IFR in a glider means I Follow Roads, right?
Well it can mean that too, but not all roads lead to good lift. What works nearly every time is following Raptors!
And just as most roads lead in two directions, birds in straight flight offer a similar choice. On average, those who are low and flapping are apt to be going toward lift, but when high and gliding, might be pointed directly away from it… Though hardly a stroke of genius, that could be a pivotal distinction. And the exact meaning of low and high, BTW, is up to you.
Many kinds of birds mark lift in different ways, such as geese, ducks, and pelicans. Even little tweety birds sometimes soar high aloft, still flapping their wings as they gobble insects carried up by thermals. (Them you may not see, however, until you’ve already found the lift.)
Ravens are the smartest creatures in the sky and master aeronauts in every phase, but their curiosity and deviousness make them unpredictable. They can mark lift brilliantly, yet don’t always circle in it. When you see three or four ravens just goofing off dogfight style, the secret is they’re probably marking lift then, too! Alas, they tend to flee when we approach, so whatever they’re up to, we should note where they were at first, and go there as they fly away…
Vultures we often see from the ground, singly or in large groups, but only rarely have I had the fortune to soar with one in a thermal. Although technically categorized as raptors, the game they hunt is no longer alive. Their trick is not catching prey with stealth or quickness, it’s detecting where remains lie, perfectly still, fading into the landscape. Hence their specialty of flying low and very slow, conserving energy in lieu of accumulating more. Efficiency is not a one-sided coin, after all.
Twice, three years apart, I watched a vulture circle slowly down over the same paved runway, waiting for a thermal to form there. Same individual? Doesn’t matter. Point is, in each case its actions were identical, and so was the result. The bird hung motionless in a shallow bank on the verge of stall, wings locked at the root, exerting no apparent muscular energy except a constant fugue of blue notes with its tail feathers. It finally bottomed out not much above fifty feet as the bubble marshaled energy — and no surprise, when a teensy dust devil sprang up, the vulture’s circle was already centered on it.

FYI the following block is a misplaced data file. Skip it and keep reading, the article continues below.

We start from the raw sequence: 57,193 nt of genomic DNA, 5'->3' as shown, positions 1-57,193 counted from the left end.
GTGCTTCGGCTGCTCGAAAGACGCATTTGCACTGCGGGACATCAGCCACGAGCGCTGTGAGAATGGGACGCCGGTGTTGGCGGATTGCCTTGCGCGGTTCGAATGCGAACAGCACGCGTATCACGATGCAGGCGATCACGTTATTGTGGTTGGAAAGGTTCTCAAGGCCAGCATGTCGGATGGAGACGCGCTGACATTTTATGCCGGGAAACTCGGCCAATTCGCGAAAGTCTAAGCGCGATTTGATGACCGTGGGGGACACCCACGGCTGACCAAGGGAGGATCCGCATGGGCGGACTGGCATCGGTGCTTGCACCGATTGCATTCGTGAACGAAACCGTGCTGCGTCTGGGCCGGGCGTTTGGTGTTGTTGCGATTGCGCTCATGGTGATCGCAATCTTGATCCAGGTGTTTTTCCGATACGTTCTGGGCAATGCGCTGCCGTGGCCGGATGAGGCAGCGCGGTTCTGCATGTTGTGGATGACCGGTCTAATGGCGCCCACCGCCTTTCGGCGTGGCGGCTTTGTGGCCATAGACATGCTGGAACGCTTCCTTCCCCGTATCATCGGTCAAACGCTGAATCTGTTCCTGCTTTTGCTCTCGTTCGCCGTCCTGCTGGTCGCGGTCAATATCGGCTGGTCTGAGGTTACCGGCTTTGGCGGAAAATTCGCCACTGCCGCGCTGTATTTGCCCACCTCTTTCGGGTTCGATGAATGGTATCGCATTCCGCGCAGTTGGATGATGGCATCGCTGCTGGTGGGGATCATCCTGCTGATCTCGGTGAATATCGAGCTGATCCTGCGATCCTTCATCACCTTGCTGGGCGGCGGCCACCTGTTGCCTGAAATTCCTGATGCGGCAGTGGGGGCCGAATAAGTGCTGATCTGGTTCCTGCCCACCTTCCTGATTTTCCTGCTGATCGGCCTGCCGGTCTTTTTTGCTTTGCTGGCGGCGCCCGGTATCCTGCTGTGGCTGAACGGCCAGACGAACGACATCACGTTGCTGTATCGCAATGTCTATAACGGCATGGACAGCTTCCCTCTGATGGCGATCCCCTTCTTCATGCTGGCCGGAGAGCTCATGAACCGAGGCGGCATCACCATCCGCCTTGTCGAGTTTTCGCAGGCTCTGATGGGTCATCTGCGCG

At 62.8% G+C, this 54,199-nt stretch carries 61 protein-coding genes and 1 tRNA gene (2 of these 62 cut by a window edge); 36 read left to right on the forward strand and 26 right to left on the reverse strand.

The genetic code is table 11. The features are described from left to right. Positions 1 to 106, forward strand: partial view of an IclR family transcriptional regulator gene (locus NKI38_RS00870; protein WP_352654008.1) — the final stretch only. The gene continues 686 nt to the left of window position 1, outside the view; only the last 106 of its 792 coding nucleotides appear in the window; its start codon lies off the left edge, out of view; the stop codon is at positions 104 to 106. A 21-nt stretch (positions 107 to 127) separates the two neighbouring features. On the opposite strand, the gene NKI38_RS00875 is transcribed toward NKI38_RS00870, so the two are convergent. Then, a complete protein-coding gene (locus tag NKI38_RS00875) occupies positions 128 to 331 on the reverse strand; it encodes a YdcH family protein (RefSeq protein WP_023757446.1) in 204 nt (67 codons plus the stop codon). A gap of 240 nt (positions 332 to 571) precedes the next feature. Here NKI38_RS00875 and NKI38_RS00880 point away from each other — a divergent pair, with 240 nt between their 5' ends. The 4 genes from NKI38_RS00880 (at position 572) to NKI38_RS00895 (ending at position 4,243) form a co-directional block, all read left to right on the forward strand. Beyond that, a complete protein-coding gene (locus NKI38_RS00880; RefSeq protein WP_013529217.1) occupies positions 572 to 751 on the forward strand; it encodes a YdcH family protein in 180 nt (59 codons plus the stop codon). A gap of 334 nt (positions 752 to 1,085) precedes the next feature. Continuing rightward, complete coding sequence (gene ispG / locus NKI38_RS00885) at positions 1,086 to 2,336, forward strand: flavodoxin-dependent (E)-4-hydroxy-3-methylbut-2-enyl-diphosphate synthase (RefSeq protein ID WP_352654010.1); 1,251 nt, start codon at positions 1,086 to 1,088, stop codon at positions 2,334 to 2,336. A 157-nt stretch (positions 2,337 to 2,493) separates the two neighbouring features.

Throughout all that slow descent, then several circles of sketchy zero and many more of incremental climb, the maestro never moved a wing! Only several hundred feet up did it finally flap a couple times, not to get higher, but to generate speed for a steeper bank into the thermal’s accelerating core. Simultaneous with that, the little whirlygust gave a hushed aeroacoustic growl, pulled up its invisible trap door and left the earth for good.
Ten minutes later the maestro had specked out and gone, both times the same, three years apart. I’ll never prove that having witnessed those twin tours de force has somehow enhanced my own buoyancy in a slew of lowdown dig outs — nor can you prove it hasn’t. One of us knows the truth.
Big picture though, it’s hawks and eagles who serve as our premier soaring tutors. They fly like saintly warlocks, fierce yet dispassionate, low and very high, slow and very fast. What’s more, they have the nerve to hold position when we intrude. From any remote distance, just head straight at them, they won’t care. Not much reason to worry about ever hitting one, they’re way too quick for that. They’ll either ignore you completely or stare back in defiance, challenging you to stay with them in the very best lift.
It’s simple stuff, in principle. Centering your turn around a bird’s smaller one – the same direction of course – also makes it easier to observe. And here’s where this gets interesting. You’ll see they seldom fly many consecutive circles without some change in attitude… or direction. Raptors don’t need rules of the road; results are all that matter. Consider their every move as optimized to extract more energy from that particular situation, and do what you can to follow their lead. (Plus, if you’ve got the brain space, try to visualize more of what their singular fight paths imply about surrounding airflow.)
Wherever right of way does become an issue, just do what wise glider pilots always should, and give it up! Any bird will shy away at the last instant – if it sees you – but when you fear it may not and contact seems imminent, one rule always applies. Their first defensive strategy is to dive, so never fly directly under one, and when they’re right at eye level, don’t lower your wing it, raise it. More than once, I’ve gladly pulled my craft into a stall to assure safe passage for both vessels. Shrewd bargain if you think about it.
All these feathered exemplars will outclimb us with embarrassing quickness, and that’s okay. In the whole world, there’s no better opportunity to study how they do it and find ways to emulate perfection. We have few sure things in soaring, but IFR comes close.